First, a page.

Most adjectives take ‘comparative’  and ’superlative’ forms. These forms are given below:

(A) Short adjectives

List of Adjectives with Postive, Comparative and Superlative degree


(B) Long adjective

CarefulMore carefulMost careful
DifficultMore difficultMost difficult
BeautifulMore beautifulMost beautiful
SplendidMore splendidMost splendid
IndustriousMore industriousMost industrious

(c) Irregular adjective

LittleLess Least
(of Distance only)
OldElderEldest(of people only)
(of people and things)


Form the comparative and superlative of the following adjective.

  1. Flat
  2. Handsome
  3. Able
  4. claim
  5. dry
  6. narrow
  7. greedy
  8. polite
  9. wide
  10. quiet
  11. clever
  12. late
  13. free
  14. early
  15. rare
  16. heavy
  17. simple
  18. elegant
  19. wide
  20. true
  21. clean

Comparison-usage and meaning

(i)  We often use a phrase with than after a comparative.

Silver is cheaper than gold.

A car is more expensive than a motorbike.

I had a bigger meal than you.

The pen is mightier than the sword.

(ii)  We normally use the before a superlative.

The last question is the most difficult

.Who is the best player in the team?

My grandfather is the oldest in our village.

Note: After a superlative we use in or of.  We use in with places and with groups of people, e.g. team.

(iii) We use as-as with an adjective to say that things or persons are   equal in some way> in the negative not as/so –as is used.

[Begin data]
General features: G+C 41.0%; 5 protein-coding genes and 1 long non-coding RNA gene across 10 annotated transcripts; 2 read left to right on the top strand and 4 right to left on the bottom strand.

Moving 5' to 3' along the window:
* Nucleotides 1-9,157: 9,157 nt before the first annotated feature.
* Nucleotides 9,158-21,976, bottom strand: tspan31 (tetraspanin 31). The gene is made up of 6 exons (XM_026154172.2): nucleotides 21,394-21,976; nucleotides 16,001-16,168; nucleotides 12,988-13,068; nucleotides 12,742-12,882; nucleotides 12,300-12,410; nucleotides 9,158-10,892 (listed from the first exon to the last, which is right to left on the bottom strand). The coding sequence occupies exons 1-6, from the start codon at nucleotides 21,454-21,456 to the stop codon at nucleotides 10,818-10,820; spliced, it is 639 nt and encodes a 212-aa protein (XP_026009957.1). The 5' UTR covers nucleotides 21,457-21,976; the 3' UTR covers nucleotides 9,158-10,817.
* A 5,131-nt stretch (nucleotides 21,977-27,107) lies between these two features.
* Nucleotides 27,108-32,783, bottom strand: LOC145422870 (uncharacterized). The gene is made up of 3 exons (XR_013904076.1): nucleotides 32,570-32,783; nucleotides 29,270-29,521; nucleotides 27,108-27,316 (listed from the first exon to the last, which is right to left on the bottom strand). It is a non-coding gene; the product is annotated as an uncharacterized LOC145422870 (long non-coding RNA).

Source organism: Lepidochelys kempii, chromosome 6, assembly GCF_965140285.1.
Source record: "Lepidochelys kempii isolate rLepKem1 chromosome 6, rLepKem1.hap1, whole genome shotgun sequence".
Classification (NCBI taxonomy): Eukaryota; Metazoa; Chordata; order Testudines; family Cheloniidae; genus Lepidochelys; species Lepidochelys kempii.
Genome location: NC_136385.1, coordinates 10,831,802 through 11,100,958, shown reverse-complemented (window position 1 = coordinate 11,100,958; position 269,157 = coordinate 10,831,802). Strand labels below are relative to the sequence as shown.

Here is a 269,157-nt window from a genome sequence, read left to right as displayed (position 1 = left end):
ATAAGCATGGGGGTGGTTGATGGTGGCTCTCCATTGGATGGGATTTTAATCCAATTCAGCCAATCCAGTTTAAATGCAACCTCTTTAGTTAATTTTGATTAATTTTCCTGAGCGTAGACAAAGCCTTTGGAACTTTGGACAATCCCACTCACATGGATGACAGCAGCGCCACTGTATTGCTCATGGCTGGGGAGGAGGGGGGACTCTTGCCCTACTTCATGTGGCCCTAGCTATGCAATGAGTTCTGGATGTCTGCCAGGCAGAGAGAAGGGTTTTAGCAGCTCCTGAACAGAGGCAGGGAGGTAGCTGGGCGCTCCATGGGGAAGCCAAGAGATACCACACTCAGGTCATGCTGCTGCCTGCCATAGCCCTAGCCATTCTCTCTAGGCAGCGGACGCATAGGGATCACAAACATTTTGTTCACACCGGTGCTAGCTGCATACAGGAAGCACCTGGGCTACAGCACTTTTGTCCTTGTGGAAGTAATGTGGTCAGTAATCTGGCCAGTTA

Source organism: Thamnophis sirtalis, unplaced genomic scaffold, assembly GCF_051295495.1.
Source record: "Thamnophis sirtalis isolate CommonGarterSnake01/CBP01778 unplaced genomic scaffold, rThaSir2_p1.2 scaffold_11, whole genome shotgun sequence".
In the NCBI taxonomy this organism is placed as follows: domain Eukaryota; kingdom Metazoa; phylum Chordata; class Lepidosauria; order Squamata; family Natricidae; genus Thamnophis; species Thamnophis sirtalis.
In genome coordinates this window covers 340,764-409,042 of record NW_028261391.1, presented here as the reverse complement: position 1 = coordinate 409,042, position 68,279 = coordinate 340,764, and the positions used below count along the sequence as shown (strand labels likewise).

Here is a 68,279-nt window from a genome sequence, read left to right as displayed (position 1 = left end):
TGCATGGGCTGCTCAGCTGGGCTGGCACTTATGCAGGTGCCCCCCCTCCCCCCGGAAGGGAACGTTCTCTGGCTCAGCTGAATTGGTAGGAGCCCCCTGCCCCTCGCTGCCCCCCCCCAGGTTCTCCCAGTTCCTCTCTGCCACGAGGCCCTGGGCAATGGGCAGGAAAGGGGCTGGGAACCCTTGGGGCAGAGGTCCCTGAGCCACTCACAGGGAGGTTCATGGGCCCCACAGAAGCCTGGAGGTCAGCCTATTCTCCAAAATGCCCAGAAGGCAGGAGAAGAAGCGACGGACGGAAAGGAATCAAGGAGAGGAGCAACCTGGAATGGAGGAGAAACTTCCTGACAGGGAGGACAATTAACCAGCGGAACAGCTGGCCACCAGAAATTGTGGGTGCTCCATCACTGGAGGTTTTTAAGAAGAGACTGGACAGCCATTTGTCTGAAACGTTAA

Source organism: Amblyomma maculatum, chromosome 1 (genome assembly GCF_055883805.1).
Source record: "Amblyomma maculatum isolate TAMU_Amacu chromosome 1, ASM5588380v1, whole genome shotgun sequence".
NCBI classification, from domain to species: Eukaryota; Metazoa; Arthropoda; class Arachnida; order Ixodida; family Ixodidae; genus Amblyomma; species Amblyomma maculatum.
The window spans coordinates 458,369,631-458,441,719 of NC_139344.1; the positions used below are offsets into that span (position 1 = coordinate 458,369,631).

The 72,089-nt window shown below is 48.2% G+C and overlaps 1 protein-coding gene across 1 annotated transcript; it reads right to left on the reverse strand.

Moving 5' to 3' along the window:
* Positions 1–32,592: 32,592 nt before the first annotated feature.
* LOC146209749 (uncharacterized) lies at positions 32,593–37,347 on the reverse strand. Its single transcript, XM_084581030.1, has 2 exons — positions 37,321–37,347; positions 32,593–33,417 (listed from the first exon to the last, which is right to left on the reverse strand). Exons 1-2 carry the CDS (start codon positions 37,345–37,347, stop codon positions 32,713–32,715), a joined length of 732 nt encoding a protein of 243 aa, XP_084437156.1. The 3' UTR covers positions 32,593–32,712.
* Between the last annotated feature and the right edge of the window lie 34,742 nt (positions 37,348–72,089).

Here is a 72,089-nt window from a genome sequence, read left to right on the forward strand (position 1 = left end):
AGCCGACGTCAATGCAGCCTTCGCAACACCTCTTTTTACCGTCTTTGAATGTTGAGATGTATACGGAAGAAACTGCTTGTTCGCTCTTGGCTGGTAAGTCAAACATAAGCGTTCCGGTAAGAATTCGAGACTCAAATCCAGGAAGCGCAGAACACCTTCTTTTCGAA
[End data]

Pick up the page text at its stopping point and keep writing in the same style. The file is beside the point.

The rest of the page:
(a) Ramesh is as clever as Sunil.

Here we have put the adjective clever in between ‘as-as’. This sentence gives the meaning that ‘Ramesh is clever’ and ‘Sunil is also equally clever’.

(b) Smita is as tall as Reeta

(smita is tall. Reeta is equally tall)

(c.) Susama is  not as /so tall as Reena.

This sentence means that Susama and Reena differ in their height.

(d) This flat isn’t as big as /so big as our old one.

Other uses of the comparative and superlative forms and adjectives without nouns.

(i) You are twenty years older than me.

You are twenty years older than I am.

Susmita’s husband isn’t as tall as her.

Her husband isn’t as tall as she is.

After ‘than’ or ‘as’, a personal pronoun its won has the object form, e.g. me But if the pronoun has a verb after it, then we use the subject form , e.g. I

(ii) Superlative adjectives are sometimes used without Nouns.

-Difficult situation often brings out the best in people.

-The latest is that he is going to run for election.